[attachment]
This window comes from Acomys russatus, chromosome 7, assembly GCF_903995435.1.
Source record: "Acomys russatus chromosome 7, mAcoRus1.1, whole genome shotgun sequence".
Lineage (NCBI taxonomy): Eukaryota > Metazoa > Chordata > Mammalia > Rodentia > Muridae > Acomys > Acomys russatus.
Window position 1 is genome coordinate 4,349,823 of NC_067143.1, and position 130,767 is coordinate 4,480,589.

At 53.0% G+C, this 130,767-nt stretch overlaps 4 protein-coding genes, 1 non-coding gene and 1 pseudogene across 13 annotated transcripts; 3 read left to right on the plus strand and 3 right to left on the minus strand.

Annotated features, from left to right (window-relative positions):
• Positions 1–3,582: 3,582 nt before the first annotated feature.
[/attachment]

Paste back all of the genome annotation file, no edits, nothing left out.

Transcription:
This window comes from Acomys russatus, chromosome 7, assembly GCF_903995435.1.
Source record: "Acomys russatus chromosome 7, mAcoRus1.1, whole genome shotgun sequence".
Lineage (NCBI taxonomy): Eukaryota > Metazoa > Chordata > Mammalia > Rodentia > Muridae > Acomys > Acomys russatus.
Window position 1 is genome coordinate 4,349,823 of NC_067143.1, and position 130,767 is coordinate 4,480,589.

At 53.0% G+C, this 130,767-nt stretch overlaps 4 protein-coding genes, 1 non-coding gene and 1 pseudogene across 13 annotated transcripts; 3 read left to right on the plus strand and 3 right to left on the minus strand.

Annotated features, from left to right (window-relative positions):
• Positions 1–3,582: 3,582 nt before the first annotated feature.